I think "religion" is the proper word. I'm sure they would do similar things for Muslims if they tried the unconstitutional crap that Christians do.

If they have a war on God, then why aren't they protesting churches? Oh yeah, it's not a war on god; it's a war on Constitutionality! Conservative, you are a habitual liar and spew misinformation at every tap on the keyboard. You are deluded to the highest degree.

May 27, 2012 at 3:49 p.m.
conservative said...

ATHEISTS in general as well as these heathens like to call themselves freethinkers. Nothing could be further from the truth. The truth is in their denial and rejection of GOD, creator of heaven and earth, they are SLAVES in thought, word and deed to sin.

Jesus answered them, “Truly, truly, I say to you, everyone who practices sin is a slave to sin. (John 8:34 ESV).

May 27, 2012 at 3:56 p.m.
BelieverToo said...

I am so sad for the Atheists who will soon die and have no hope of ever seeing family or friends again. I believe in the Bible and accept Christ as my Savior. I firmly believe I will see other Christians in Heaven. The Athiests' "Circle of Life" is you live a while and then you die. If you don't believe in an after-life and there is, you have lost everything. If you believe in an after-life with Christ and there isn't, you have lost nothing. I don't believe in praying in public for show, but I beleive that the commission or any other group should be allowed to ask for guidance in the decisions they are about to make. Who does the Athiest ask for guidance? I am not wise enough to always do the right thing. That's why I ask for spiritual guidance.

May 27, 2012 at 4:18 p.m.
Easy123 said...

Conservative,

You are projecting everything onto atheists. All those examples can be placed on YOU.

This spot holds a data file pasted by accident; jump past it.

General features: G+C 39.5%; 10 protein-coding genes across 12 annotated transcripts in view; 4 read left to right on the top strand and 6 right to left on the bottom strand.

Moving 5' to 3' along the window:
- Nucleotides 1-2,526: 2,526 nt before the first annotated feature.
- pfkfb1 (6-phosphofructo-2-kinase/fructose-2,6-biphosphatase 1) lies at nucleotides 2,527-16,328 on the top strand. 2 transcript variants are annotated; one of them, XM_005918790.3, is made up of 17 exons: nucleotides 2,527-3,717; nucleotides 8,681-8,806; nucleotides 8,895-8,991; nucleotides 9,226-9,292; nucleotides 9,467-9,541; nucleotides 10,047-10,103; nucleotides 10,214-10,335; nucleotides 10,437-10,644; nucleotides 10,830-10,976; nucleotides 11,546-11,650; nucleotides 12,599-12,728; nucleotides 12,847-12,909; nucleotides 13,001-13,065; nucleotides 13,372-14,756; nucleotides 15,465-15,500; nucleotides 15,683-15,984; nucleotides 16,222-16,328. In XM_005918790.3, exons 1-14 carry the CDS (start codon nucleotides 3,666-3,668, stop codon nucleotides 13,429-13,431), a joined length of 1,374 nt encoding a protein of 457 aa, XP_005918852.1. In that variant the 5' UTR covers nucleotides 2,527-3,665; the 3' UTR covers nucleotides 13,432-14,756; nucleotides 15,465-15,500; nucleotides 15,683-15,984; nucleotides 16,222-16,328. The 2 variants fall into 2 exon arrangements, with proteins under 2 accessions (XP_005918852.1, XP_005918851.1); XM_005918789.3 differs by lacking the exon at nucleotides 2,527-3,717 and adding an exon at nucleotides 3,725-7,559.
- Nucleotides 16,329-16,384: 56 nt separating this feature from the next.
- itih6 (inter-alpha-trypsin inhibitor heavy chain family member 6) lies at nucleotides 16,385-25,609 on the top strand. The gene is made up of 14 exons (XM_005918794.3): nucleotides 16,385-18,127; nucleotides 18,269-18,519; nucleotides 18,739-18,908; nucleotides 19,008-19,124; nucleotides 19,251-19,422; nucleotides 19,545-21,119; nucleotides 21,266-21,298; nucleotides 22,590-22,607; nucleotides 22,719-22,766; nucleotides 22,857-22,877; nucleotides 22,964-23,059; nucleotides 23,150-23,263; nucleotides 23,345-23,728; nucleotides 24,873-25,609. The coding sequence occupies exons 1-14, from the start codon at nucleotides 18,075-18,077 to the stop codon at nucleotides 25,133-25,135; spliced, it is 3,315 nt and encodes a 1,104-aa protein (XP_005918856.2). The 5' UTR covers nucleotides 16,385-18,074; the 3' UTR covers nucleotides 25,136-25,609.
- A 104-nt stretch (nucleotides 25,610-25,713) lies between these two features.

There is no proof for any God. You have to accept it on faith. And faith is believing something with no evidence, also known as GULLIBILITY. The only reason you claim that "God' created heaven and earth is because that's what it says in your holy book. Science would disagree with you. Atheists don't have a war on your god. They simply don't believe in ANY god.

YOU are a slave to your religion. You believe a book from 2,000 years ago for no good reason. There is no proof that ANYTHING in it is true. But we do know there are many contradictions, historicity problems, immoral teachings, outright lies, and extravagant claims based on nothing in your holy book.

You are the OPPOSITE of a free thinker. You believe that a book has all the answers. One very, very old book. If that is free thinking, then I don't want to be a free thinker.

"Jesus" (his actual existence is questionable as well) said a lot of thing. Like in Luke 12:51-53 he said:

"Do you think I came to bring peace on earth? No, I tell you, but division. From now on there will be five in one family divided against each other, three against two and two against three. They will be divided, father against son and son against father, mother against daughter and daughter against mother, mother-in-law against daughter-in-law and daughter-in-law against mother-in-law.”

This isn't holy or good. It is a very evil statement and this is one of many evil and immoral teachings and statements in your holy book.

I'm all for freedom of religion, but I'm also in favor of freedom FROM religion. Keep practicing your religion but don't preach at me or try to tell me what you think you know about me. Keep your religion to yourself. Keep it out of government. That's all I and the FFRA want. It's simple.

Have a great day.

May 27, 2012 at 4:20 p.m.
Easy123 said...

BelieverToo,

Just because you believe something or it makes you feel good doesn't make it true.

What the commission is doing is unconstitutional.

When you ask for guidance, what happens? God tells you the right answer?

I, as an atheist, make decisions based on logic and reason. I don't need "spiritual" help to decide things. I have a brain that was designed to problem solve and make decisions based on induction/deduction.

May 27, 2012 at 4:26 p.m.
conservative said...

Well said BelieverToo, please don't be a stranger in the battle for truth.

May 27, 2012 at 4:30 p.m.